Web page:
There are several themes at the crux of our investment process. They help us identify the most powerful, disruptive, and durable secular drivers and as such narrow our hunting ground for finding best ideas. Examples of these themes include ecommerce, digitization, cloud computing, artificial intelligence/accelerated computing, aging demographics, and climate change.
Given the very recent large scale climate events (Texas deep freeze, California wildfires, South China flooding, etc.) combined with several parallels from COVID-19 from which we can learn, Nixon Peabody’s Investment team thinks it is timely to dig deeper into climate change and discuss how we view it both as a grave risk but also as a vast investment opportunity.
The cost of climate change
At a high level, climate change is the heating of the earth due to human-induced greenhouse gases that trap heat into the atmosphere. Earth’s surface temperature has increased 2°C over the last century and, if left unabated, is projected to increase another 3 degrees by the end of the century.
The consequence of increased temperature is more frequent and severe climate events, which is why it is imperative to meet the Paris Climate Agreement target of limiting global warming to less than 2°C and achieve net carbon neutrality by mid-century.
That said, achieving this goal requires massive infrastructure investment—Morgan Stanley estimates $50T or $1.6T annually.
What are the investment opportunities?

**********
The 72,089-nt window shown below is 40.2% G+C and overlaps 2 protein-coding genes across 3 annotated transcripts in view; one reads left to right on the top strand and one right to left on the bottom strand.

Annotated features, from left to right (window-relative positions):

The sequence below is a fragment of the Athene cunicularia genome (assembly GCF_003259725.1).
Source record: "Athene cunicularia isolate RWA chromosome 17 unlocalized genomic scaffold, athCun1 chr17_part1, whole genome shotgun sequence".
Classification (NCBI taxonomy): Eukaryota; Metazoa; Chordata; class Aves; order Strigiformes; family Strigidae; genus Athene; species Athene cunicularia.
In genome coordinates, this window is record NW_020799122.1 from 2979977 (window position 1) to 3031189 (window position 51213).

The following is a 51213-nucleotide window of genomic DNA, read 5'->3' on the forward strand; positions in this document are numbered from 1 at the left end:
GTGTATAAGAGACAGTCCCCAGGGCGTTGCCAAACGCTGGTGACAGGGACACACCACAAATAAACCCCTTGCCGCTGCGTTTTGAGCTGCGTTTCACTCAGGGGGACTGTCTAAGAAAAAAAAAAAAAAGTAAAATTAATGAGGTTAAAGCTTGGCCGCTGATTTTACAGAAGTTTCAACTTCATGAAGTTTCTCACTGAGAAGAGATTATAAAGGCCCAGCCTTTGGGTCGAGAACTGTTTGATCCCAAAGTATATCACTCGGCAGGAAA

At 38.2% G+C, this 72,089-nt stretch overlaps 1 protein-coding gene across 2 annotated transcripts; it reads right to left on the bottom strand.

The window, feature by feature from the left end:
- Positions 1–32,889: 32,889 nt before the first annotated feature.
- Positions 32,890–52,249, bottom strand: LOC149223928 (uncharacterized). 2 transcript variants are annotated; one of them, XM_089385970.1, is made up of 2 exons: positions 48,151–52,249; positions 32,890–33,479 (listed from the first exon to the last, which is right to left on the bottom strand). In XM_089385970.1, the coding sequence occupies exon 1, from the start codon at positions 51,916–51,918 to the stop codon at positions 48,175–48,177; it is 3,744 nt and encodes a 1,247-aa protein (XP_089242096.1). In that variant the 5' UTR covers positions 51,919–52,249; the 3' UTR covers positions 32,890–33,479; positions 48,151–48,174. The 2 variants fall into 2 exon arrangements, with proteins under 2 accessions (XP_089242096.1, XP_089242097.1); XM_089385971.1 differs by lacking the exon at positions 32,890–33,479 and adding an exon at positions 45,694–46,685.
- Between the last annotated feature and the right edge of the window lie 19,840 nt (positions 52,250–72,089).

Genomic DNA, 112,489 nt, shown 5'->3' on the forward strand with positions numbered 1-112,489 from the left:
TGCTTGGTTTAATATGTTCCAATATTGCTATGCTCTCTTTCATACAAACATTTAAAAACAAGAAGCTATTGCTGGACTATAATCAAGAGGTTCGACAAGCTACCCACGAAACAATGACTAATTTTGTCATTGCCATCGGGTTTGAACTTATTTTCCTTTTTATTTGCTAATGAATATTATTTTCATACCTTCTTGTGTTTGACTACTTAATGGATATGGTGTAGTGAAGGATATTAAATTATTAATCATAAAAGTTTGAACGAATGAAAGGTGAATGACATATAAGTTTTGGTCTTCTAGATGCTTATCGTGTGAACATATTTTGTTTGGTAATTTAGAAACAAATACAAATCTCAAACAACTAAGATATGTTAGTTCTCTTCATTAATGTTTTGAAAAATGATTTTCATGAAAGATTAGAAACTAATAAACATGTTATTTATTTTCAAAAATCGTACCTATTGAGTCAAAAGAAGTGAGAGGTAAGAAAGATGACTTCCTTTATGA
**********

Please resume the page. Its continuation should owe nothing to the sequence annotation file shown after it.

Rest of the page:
We believe the opportunity is much broader than most realize because climate change isn’t just about natural disasters, but also, as COVID-19 is teaching us, it is the risk of being unprepared and the cost of not being able to respond swiftly.
Therefore, to capitalize on this theme, we are researching sectors that will be able to slow the effects of climate change (renewable energy, carbon capture, electric vehicles, water efficiency, pollution control) as well as sectors that increase resiliency given much of the damage has already occurred and increased frequency/severity of natural disasters is a sad reality (energy and transport infrastructure, agricultural technology, building materials, disaster recovery).
We also research areas that will be disadvantaged such as fixed, long duration assets in high climate risk areas (real estate, municipal bonds, ski resorts, theme parks).
The opportunities in clean energy and transportation are obvious (solar, wind, electric vehicles), but there are several less discussed sectors that we find particularly interesting. Specific examples include cooling systems (a direct play on global warming), agriculture/smart farming (agriculture is one of the worst CO2 offenders), and electric utilities (transition to clean energy depends on electricity vs. fossil fuels).
In conclusion, climate change is a significant risk within an investable timeframe, yet remains underappreciated today. We believe we are nearing a powerful inflection point though, as markets increasingly incorporate climate models into asset pricing/valuation and as massive amounts of investment are unleased to address the issue. As such, identifying players on the right side of climate change, either by mitigating climate change effects or adapting to such effects, can uncover compelling investment opportunities.